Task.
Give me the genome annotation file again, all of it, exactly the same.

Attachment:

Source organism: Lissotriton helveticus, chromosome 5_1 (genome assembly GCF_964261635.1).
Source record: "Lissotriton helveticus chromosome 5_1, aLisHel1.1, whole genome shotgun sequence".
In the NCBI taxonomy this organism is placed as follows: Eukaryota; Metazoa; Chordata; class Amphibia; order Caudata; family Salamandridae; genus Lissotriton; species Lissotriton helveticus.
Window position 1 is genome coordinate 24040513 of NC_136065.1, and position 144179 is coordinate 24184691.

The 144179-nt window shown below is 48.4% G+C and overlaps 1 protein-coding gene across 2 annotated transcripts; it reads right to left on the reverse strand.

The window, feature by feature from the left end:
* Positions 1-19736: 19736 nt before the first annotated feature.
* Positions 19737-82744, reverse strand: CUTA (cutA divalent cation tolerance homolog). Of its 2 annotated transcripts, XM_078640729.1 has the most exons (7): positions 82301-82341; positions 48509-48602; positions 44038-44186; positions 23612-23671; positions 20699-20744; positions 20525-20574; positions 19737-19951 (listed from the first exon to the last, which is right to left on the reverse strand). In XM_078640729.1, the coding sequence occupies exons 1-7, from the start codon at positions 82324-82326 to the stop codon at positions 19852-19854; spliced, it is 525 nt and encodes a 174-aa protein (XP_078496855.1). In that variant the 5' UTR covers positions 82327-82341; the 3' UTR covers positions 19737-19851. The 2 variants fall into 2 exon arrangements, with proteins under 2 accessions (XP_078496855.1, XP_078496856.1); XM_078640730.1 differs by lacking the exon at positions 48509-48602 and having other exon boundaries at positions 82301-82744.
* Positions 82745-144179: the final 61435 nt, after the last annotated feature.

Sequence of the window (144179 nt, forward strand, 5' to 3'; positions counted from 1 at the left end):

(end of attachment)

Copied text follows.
Source organism: Lissotriton helveticus, chromosome 5_1 (genome assembly GCF_964261635.1).
Source record: "Lissotriton helveticus chromosome 5_1, aLisHel1.1, whole genome shotgun sequence".
In the NCBI taxonomy this organism is placed as follows: Eukaryota; Metazoa; Chordata; class Amphibia; order Caudata; family Salamandridae; genus Lissotriton; species Lissotriton helveticus.
Window position 1 is genome coordinate 24040513 of NC_136065.1, and position 144179 is coordinate 24184691.

The 144179-nt window shown below is 48.4% G+C and overlaps 1 protein-coding gene across 2 annotated transcripts; it reads right to left on the reverse strand.

The window, feature by feature from the left end:
* Positions 1-19736: 19736 nt before the first annotated feature.
* Positions 19737-82744, reverse strand: CUTA (cutA divalent cation tolerance homolog). Of its 2 annotated transcripts, XM_078640729.1 has the most exons (7): positions 82301-82341; positions 48509-48602; positions 44038-44186; positions 23612-23671; positions 20699-20744; positions 20525-20574; positions 19737-19951 (listed from the first exon to the last, which is right to left on the reverse strand). In XM_078640729.1, the coding sequence occupies exons 1-7, from the start codon at positions 82324-82326 to the stop codon at positions 19852-19854; spliced, it is 525 nt and encodes a 174-aa protein (XP_078496855.1). In that variant the 5' UTR covers positions 82327-82341; the 3' UTR covers positions 19737-19851. The 2 variants fall into 2 exon arrangements, with proteins under 2 accessions (XP_078496855.1, XP_078496856.1); XM_078640730.1 differs by lacking the exon at positions 48509-48602 and having other exon boundaries at positions 82301-82744.
* Positions 82745-144179: the final 61435 nt, after the last annotated feature.

Sequence of the window (144179 nt, forward strand, 5' to 3'; positions counted from 1 at the left end):